Fighters, including a fresh influx of foreign jihadists, have been seen gathering in bases across the Syrian provinces of Idlib and Aleppo.
They pledge allegiance to Khorasan, an al-Qaeda branch which was supposedly crippled by American bombing in one of the first days of the air campaign launched against Isis.
The Obama administration maintained at the time that the organisation had been targeted because it posed an imminent threat to the West, although no evidence was offered to support this claim. US officials maintained that Khorasan was not in Syria to take part in the war, but to recruit foreign nationals and train them for attacks in their own countries.
Pentagon officials told US media at the time, September last year, that the eight air strikes had been “very successful”. It subsequently emerged, however, that most of the Khorasan hierarchy, including 35-year-old Muhsin al-Fadhli, a Kuwaiti, and a clutch of top bomb-makers – the prime targets – had got away. The only high-profile casualty was the Turkish commander of the group’s sniping team, Abu Yusuf al-Turki. David Drugeon, a French convert and an explosives expert, was injured but has since recovered, according to Islamist sources.
There were allegations that the Khorasan leadership had been tipped off by sympathisers in the Syrian opposition, some of whose members were critical of the US raids, holding that they weakened the war effort against both Isis and the regime, both of whom Khorasan opposes.
The organisation is now very much involved in Syria’s conflict which has seen rebel groups pitted against each other as well as the regime. Khorasan’s deputy leader, Adel al-Wahabi al-Harbi, from Saudi Arabia, was killed last week in clashes with rival militias, although the exact circumstances of his death remain unclear.
Now, however, there appears to be no shortage of adherents for Khorasan. The American bombing, as well as being relatively ineffective, gave the group a boost in publicity and added to its mystique. Abdulhamid Abu Iyad, a former Jabhat al-Nusra fighter from Aleppo, said: “People didn’t know much about Khorasan, but they gained prestige after that.” He added. “What the Americans were saying… they were master bomb-makers, so dangerous… and then failed to kill them. Al-Turki going was a loss – he was the best sniper – but that is all.
“There are a lot of young people who want to join Khorasan and they are also getting good people from other countries. We keep on hearing that something big will be happening, but no one knows the details except the very top commanders.”
The foreign contingents, including Afghans, Pakistanis and Iraqis, have been going into Syria for the past three months, according to activists who had been monitoring the build-up. A band of Yemenis has come and gone, possibly departing to take part in the sectarian strife between Sunnis and Shias raging in their homeland.
There is apprehension among the dwindling bunch of civil rights campaigners in Syria, who already face violent persecution from Islamist extremists, about the build-up. There is also confusion about who, exactly, the fighters are. Some carry the banner proclaiming Qaeda al-Jihad Bilad al-Sham, a name sometimes used by Jabhat al-Nusra to show that they are true jihadists of Sham – the Levant – rather than Isis. However other, previously unseen, black flags with Koranic script have also appeared.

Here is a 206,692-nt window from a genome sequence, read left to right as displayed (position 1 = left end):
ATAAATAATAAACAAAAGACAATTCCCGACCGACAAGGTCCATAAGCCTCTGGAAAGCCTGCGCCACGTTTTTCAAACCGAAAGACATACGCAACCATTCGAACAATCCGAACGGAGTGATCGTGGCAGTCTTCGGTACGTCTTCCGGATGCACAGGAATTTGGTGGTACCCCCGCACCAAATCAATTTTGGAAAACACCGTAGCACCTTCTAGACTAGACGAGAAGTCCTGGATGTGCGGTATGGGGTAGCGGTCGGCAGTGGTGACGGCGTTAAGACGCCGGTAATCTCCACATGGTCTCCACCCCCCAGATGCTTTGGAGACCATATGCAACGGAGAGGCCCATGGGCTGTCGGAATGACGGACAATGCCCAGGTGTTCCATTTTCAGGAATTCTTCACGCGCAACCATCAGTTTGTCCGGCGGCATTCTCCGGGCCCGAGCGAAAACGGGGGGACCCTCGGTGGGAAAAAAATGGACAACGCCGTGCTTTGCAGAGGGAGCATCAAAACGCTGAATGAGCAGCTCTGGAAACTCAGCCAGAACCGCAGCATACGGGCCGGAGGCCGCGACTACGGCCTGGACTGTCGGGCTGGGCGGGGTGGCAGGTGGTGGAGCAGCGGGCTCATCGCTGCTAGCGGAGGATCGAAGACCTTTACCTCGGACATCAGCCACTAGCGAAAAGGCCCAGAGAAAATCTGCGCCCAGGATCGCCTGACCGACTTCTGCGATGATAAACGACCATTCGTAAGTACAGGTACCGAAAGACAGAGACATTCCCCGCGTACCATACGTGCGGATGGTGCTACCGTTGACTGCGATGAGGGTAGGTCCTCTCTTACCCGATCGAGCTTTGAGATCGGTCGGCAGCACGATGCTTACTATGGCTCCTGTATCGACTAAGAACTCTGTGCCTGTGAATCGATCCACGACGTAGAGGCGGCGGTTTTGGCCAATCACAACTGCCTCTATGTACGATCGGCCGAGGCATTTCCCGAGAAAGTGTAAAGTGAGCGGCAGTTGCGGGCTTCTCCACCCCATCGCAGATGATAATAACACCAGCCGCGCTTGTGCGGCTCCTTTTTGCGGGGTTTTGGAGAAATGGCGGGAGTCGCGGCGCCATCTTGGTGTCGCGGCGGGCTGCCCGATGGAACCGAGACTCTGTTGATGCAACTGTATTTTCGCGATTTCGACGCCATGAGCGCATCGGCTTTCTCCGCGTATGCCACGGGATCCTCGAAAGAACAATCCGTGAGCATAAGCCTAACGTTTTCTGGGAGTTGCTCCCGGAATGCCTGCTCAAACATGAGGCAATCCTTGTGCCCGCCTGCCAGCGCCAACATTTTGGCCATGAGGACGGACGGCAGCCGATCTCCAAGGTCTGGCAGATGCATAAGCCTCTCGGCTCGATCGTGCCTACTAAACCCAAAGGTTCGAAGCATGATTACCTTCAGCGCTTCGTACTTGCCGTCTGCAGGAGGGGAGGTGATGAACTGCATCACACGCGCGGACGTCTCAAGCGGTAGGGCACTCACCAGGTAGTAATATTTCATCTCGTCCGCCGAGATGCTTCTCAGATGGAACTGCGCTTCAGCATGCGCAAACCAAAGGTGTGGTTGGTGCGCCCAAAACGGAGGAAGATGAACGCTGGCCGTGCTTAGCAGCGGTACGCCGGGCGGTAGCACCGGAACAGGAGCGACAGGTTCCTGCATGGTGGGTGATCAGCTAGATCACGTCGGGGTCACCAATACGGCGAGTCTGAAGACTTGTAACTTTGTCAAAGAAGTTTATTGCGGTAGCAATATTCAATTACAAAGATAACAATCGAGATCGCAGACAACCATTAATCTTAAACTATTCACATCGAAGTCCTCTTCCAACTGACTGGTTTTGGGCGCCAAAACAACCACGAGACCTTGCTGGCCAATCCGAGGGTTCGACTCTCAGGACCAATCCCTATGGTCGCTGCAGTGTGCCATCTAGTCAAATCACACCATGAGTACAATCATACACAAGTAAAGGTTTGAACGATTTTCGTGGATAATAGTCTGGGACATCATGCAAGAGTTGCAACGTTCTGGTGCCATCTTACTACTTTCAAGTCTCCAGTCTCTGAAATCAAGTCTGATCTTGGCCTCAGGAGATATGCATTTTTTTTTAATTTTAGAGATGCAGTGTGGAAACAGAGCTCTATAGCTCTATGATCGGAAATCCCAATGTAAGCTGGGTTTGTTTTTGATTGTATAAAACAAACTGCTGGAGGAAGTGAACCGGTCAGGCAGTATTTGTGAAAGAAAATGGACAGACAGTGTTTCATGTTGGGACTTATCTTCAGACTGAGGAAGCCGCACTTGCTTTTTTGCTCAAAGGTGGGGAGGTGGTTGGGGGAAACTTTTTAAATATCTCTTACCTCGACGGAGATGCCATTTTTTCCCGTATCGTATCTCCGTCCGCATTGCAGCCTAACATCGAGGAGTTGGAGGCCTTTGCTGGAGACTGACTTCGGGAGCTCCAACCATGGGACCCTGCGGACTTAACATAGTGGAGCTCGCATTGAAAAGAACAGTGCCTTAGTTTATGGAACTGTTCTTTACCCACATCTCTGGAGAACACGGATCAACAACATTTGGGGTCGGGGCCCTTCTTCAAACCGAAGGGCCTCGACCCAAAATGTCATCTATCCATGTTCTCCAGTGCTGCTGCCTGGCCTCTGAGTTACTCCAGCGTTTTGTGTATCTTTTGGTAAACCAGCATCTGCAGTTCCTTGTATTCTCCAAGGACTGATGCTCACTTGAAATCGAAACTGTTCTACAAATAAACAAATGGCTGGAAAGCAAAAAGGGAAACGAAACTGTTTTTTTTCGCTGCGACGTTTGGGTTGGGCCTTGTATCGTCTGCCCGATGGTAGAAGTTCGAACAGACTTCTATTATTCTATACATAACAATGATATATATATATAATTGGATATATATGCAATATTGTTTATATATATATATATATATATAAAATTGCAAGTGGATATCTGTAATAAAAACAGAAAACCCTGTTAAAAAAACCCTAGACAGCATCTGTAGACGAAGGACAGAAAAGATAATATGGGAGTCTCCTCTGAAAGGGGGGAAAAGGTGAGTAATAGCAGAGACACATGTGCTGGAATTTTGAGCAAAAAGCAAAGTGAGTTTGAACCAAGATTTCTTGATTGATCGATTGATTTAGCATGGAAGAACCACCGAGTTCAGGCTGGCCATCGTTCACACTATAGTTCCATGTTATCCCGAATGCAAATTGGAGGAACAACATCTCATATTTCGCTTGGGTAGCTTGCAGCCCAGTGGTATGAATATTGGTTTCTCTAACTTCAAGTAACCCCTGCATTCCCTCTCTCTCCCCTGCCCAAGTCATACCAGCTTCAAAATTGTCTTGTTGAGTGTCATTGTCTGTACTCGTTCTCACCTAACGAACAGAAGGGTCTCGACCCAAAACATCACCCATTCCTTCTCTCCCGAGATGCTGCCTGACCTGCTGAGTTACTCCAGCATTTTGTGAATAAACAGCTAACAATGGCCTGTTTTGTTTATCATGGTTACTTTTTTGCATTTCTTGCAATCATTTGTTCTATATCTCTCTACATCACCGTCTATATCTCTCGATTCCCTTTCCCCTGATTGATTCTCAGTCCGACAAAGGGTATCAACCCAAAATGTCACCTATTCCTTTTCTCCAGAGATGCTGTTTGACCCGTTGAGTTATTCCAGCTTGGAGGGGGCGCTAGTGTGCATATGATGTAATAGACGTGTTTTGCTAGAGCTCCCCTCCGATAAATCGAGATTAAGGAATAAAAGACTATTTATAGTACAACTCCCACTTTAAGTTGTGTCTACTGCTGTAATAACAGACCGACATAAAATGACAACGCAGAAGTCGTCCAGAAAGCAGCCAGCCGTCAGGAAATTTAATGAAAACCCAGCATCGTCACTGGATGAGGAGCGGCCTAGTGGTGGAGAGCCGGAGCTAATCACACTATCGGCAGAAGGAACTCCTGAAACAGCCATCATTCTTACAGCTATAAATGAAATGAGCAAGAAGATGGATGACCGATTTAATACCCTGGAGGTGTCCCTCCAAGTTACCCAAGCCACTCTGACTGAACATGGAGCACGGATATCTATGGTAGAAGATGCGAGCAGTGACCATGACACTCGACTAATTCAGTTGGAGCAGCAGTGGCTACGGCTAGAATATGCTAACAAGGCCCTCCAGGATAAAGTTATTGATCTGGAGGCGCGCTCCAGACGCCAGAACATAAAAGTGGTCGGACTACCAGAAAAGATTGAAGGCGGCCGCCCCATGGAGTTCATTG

The fighters have been seen around the town of Atme in northern Idlib province, and others, in small units, are spread across Aleppo province. Isis cut down a 150-year-old oak tree, of great botanical value, in Atme in November 2013, after accusing residents of venerating the tree rather than Allah.
Isis has since lost control of Atme, with the area under the loose control of a group of rebel militias. The newcomers, saying they are Khorasan, keep a low profile in the surrounding countryside. “They haven’t gone to the front line, they are just there waiting, but waiting for what?” wondered Hisham, an activist from Aleppo, who only wanted his first name used.
“A few people we know in Khorasan say they are waiting for the order to start ‘shooting the birds’ and killings would begin. But we don’t know whether they mean civil rights people or officers from the Free Syria Army or what. We hope they will attack Daesh [Isis] but we think they will attack our people as well.”
After seeing the uprising against President Assad turn into fundamentalist jihad-immersed bloodshed, groups of activists have been trying in recent weeks to reassert themselves. The reaction from hardline Islamists has been vicious. A recent demonstration in Aleppo aimed at restating the original values of the uprising against President Assad, which began four years ago, was broken up by Jabhat al-Nusra and its supporters carrying swords.
Dozens of civil society campaigners have been murdered or kidnapped by extremists. “It is so important that we keep speaking up for the values of the revolution: democracy, equality and unity of Syrian people,” said Hisham. “But the extremists say these are atheist values and they try to silence us. What Syria needs is for the revolution to have proper debates; it does not need more armed factions.”